Loss When You Have Living Children
By Rachel Windley
“You’re the one who was pregnant with twins this time and one was ectopic right?” asked my nurse at my OB office recently as I went for a routine 34 week check on our son.
It caught me off guard and I felt the tears sting my eyes immediately. I have sort of purposefully not dwelt on or emotionally processed the fact that this should have been a twin pregnancy and that there was a missing person from the room that day.
I was faced with the news 6 weeks into my current pregnancy, after incredible pain and bleeding one night and mentally preparing myself for what would have been the second miscarriage in 2 consecutive months, that the baby looked fine-we even heard the heartbeat earlier than should have been possible- but I had an additional, ectopic pregnancy in my right fallopian tube and it would have to be removed immediately via emergency surgery as it was dangerous for me and this other baby growing bravely in my uterus. We proceeded with the surgery, a scary night for us, but I had just recovered from a miscarriage literally weeks before this experience and could not emotionally connect with the fact that we had removed the ectopic pregnancy, another pregnancy, from my body. I was told not to worry about our other baby as they prepared me at the hospital for surgery (they did surgeries on pregnant women all the time!)-but my husband was told while I was in the bathroom that he should prepare for us to lose our other baby too. He didn’t tell me until months later, but I hate that he had to carry that alone. (Men hurt too, fyi.)
Those who just keep in touch with me online may not know this part of my story with this pregnancy. I haven’t even really let myself process what a gift it actually is to be this far in to this pregnancy and this close to kissing my son’s sweet face, but I do long for the day he is hopefully, safely in my arms in just a few weeks.
Hopefully, because even with the positive reports and routine visits to the doctor this pregnancy, even with my almost two-year old son running around and giving me a run for my money and breaking my heart on the regular with how much I love him-even with all of these signs of a blessed life, I know loss. I know hurting deeply from your womb from the emptiness it feels where it once was full. It’s something that haunts you afterwards. You never really fully recover, no matter if you are given the incredible gift of children after loss, it just still is a spot in your heart that hurts, aches and can bring you to your knees when you least expect it. Like now, as I am typing this, bawling totally unexpectedly. My tears are flowing freely because the wound is still open; though healing and growing back, I know it will scar and forever mark me.
I know so, so many friends and acquaintances who share this pain, this inexplicable ache that you carry, though others may look at you and wonder why it hurts so much when you already have a living child. Believe me, we understand the immense gift of our other children, if we are fortunate enough to have them. Even on the hard days of parenting, I could, and often do, cry thinking about how much I love him and am grateful for his life and that I get to be his mom. I do not take it for granted.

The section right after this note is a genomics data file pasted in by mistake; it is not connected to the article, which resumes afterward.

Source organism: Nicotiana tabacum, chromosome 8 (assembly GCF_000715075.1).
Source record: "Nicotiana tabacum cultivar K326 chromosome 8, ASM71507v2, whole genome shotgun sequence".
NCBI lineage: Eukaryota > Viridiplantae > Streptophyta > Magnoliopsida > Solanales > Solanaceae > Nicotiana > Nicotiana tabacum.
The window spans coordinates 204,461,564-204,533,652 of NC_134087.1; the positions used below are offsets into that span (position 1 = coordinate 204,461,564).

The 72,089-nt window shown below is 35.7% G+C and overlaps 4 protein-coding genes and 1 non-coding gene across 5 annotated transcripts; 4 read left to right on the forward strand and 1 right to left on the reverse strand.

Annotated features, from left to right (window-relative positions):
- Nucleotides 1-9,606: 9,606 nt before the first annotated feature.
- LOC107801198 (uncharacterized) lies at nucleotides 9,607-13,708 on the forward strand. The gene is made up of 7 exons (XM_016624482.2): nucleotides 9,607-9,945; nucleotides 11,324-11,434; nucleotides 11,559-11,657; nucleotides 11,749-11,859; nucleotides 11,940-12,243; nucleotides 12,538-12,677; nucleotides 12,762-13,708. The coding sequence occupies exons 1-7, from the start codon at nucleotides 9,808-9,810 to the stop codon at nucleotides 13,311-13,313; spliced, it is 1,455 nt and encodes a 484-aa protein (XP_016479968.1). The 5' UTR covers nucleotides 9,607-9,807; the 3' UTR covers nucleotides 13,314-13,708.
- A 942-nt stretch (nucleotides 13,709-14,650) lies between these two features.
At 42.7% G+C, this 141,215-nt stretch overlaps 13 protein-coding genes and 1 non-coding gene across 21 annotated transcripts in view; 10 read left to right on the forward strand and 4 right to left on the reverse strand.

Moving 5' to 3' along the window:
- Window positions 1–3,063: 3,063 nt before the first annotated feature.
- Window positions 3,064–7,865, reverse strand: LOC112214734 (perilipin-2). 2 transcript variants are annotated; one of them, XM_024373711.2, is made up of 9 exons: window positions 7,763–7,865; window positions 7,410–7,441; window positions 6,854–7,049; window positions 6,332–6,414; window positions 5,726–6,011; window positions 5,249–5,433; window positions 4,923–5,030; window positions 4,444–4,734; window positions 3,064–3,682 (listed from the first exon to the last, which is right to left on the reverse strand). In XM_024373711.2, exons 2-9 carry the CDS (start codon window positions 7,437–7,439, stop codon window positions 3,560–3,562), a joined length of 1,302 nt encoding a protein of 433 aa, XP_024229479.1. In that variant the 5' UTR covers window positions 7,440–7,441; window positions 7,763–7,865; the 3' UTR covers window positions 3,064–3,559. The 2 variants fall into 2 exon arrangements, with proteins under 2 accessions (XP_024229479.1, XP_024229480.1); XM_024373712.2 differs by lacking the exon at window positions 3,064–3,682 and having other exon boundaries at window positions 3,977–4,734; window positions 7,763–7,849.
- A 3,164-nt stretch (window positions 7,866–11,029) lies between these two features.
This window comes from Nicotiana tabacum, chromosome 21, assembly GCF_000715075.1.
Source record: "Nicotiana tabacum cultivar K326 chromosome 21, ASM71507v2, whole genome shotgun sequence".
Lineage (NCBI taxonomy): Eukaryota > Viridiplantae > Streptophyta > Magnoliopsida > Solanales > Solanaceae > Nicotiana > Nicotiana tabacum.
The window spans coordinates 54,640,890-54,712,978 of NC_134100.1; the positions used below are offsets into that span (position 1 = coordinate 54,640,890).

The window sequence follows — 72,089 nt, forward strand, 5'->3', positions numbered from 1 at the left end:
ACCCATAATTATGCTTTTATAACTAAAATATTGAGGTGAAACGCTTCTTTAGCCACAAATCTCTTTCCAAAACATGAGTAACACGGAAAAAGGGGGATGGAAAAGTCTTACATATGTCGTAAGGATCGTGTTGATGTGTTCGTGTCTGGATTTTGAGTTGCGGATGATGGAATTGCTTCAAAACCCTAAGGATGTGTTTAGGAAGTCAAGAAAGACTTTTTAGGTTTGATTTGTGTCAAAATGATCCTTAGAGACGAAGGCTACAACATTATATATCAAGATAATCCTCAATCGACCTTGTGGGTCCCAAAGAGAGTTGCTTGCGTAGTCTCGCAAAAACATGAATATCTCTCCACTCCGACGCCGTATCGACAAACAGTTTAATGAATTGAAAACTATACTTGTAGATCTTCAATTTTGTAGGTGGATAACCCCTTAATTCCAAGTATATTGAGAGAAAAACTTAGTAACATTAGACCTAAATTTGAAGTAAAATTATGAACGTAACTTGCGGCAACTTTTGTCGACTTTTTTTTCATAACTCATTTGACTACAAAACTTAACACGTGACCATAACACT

But loss is loss. Death is death. Grief is grief.
It is all so complex to walk through. All babies start off as a positive pregnancy test at some point and the joy that fills a longing mother’s heart as she experiences that is the same for each positive test. You never know if that positive test will end in heartbreak days later or you will meet your child in months. Our hearts can’t help but connect with the fact that a new life has begun in us, no matter how hard we try to steel ourselves against it to protect ourselves from potential pain later. Joy seeps through and that’s what makes the hurt sting no matter how long we carry a pregnancy and no matter how many children do or do not come after.
I want to note that I understand that those who are suffering infertility, some for years, are experiencing their own sort of hell. I am not attempting to say that this is the same kind of hurt or feeling of loss. However, I received the best and most cherished advice in my motherhood journey, through 6 pregnancy losses and one living child and this one growing in me now, that God wants to meet each of us where WE are. WE are allowed to feel whatever sort of depth of grief and sadness that we need to and we should not feel the weight of feeling like our loss is inconsequential in comparison to another who may have suffered “more”. God will meet them where they are and wants to meet us where we are too.
So feel it all. Feel all you need to as you grieve, as you hope, as you dream, as you cry out, as you laugh again, as you try again, as days go by and years go by. Feel what YOU need to feel and allow God to meet you there and restore you softly, tenderly, gently.
Check out Rachel’s Blog : Our Seasoned Life